On May 30, 2019, we announced we were actively pursuing alternatives for our Oil and Gas Proppants business. On September 18, 2020, we sold this business to Smart Sand, Inc. for approximately $2.0 million, which was paid in Smart Sand common stock. The sale excluded certain assets, namely real property and equipment in south Texas, real property in Illinois, and certain other assets. After giving effect to the sale to Smart Sand, Inc., we are no longer engaged in the business of producing and selling sand used in hydraulic fracturing.

See Footnote (C) to the Audited Consolidated Financial Statements for more information regarding the above divestitures.

 

 

4


 

HUMAN CAPITAL

As of March 31, 2021, the Company had approximately 2,200 employees, of which approximately 650 are salaried and approximately 1,550 are hourly. Approximately 700 of the hourly employees are employed under collective bargaining agreements and various supplemental agreements with local unions.

Recruiting, developing, and retaining qualified employees is essential to implement our strategy and maintain our low-cost position. All of our employees are provided with the training necessary to safely and effectively perform their responsibilities. The health and safety of our employees is the highest priority of management. In all our businesses we have implemented initiatives to improve safety in the workplace. We hold an annual safety conference in the fall of each year, during which we discuss a variety of topics, including training programs; sharing of best practices; and maintaining focus on leading indicators, such as near-miss reporting, root cause analysis of all lost-time injuries, and sharing and discussing incidents that occurred during the past year. We also invite outside parties to assist in identifying potential safety trends and ways to mitigate identified risks. Management reviews a variety of safety metrics, including leading and lagging indicators, and updates are provided to corporate management by the business units monthly throughout the year.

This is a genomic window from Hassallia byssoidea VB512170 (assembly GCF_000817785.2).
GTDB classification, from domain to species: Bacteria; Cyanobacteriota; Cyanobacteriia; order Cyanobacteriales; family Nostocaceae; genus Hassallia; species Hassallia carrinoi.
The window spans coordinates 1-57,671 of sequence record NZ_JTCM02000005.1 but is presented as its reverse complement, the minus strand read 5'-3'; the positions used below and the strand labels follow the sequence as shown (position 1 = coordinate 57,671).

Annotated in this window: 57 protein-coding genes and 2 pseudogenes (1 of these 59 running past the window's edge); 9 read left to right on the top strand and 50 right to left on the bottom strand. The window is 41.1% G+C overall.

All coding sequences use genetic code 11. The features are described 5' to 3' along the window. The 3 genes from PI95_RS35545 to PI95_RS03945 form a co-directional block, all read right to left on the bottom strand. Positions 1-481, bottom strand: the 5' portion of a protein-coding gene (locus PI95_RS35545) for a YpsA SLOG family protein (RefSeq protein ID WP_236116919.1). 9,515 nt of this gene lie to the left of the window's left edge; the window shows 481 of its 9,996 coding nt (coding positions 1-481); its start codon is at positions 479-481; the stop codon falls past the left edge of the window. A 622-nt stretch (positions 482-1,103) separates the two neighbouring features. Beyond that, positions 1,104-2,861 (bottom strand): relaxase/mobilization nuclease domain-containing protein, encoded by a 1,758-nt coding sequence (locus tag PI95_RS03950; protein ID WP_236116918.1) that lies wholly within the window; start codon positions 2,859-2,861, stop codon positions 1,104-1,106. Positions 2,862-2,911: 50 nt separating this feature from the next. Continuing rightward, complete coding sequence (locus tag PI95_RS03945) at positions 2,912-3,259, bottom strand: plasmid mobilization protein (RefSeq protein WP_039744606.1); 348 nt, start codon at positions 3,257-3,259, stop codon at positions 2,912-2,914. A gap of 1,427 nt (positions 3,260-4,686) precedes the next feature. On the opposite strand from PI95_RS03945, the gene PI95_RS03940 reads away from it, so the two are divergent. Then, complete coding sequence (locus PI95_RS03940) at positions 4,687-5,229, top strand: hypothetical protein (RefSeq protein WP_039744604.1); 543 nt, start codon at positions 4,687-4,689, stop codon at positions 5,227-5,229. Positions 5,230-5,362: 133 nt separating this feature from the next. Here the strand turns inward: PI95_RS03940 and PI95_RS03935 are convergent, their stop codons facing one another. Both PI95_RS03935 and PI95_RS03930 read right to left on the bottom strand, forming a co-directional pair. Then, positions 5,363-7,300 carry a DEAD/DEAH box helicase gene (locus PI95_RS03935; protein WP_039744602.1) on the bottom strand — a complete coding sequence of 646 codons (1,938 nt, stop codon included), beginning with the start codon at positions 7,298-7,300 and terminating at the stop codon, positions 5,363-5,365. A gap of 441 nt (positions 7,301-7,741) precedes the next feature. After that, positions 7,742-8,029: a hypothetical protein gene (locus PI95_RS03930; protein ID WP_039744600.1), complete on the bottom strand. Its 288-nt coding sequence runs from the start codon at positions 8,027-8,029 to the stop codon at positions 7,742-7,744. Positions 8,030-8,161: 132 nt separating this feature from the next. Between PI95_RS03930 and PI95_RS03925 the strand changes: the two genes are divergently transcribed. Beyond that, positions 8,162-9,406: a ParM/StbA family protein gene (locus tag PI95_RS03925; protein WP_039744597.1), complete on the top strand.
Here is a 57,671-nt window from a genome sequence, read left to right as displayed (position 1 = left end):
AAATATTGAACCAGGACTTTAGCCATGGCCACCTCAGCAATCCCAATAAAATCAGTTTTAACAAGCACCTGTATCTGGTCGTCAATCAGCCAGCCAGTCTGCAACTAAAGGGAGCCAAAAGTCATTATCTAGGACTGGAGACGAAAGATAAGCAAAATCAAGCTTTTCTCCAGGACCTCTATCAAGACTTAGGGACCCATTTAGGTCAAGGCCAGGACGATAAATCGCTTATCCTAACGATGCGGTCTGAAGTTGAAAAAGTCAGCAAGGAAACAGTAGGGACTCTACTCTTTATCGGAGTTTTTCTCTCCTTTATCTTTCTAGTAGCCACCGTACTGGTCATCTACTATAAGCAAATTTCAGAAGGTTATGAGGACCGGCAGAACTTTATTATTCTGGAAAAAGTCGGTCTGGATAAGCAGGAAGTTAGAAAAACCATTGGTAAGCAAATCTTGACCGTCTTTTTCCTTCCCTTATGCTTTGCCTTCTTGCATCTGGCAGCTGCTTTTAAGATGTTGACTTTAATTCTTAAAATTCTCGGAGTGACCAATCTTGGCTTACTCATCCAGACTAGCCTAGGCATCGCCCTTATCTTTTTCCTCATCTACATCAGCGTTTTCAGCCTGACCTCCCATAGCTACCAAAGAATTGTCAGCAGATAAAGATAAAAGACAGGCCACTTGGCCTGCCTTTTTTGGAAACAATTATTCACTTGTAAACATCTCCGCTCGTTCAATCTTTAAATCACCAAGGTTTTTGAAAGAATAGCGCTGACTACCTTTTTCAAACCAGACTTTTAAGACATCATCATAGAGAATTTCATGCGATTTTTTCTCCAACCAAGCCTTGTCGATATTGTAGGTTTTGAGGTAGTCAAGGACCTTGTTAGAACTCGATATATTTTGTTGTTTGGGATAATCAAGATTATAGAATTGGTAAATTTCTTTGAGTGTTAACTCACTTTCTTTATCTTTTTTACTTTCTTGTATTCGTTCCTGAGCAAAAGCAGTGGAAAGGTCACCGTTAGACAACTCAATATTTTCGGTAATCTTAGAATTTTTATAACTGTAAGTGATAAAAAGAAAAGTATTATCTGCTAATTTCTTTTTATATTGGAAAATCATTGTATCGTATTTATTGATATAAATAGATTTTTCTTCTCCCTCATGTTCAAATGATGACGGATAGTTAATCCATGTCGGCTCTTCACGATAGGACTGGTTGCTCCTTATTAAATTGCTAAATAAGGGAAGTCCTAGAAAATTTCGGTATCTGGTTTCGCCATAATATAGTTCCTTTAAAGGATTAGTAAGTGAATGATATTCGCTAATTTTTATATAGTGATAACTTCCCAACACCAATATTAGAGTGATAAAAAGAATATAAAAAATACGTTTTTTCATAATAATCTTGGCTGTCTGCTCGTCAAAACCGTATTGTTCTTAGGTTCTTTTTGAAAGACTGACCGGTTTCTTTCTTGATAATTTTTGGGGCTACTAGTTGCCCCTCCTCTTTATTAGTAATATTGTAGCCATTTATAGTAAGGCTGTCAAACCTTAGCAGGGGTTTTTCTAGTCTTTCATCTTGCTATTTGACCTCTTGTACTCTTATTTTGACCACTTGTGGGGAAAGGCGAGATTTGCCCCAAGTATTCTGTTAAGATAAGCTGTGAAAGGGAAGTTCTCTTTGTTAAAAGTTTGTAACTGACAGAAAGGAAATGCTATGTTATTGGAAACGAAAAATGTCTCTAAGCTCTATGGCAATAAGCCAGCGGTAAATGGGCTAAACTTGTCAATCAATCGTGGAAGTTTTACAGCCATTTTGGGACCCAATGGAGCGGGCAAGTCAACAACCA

The COVID-19 pandemic created a unique challenge to our business and industry.  We were designated an essential business in most of our locations, enabling us to continue production throughout the pandemic. We implemented enhanced health and safety protocols to safeguard our employees, as well as our customers and suppliers, both at our plants and third-party sites. Some of these health and safety protocols consisted of restricting access to our facilities to employees only, limiting travel between facilities by Company personnel to essential travel only, dividing the workforce at each location to ensure that any outbreak would not affect the entire workforce, staggering the timing of annual outages to ensure that only two cement plants were down at any one time, providing employees with up-to-date information about COVID-19 hot spots; and requiring self-quarantine for any employees who were possibly exposed to COVID-19. Despite the declining infection rates, we are continuing to focus on limiting possible future cases.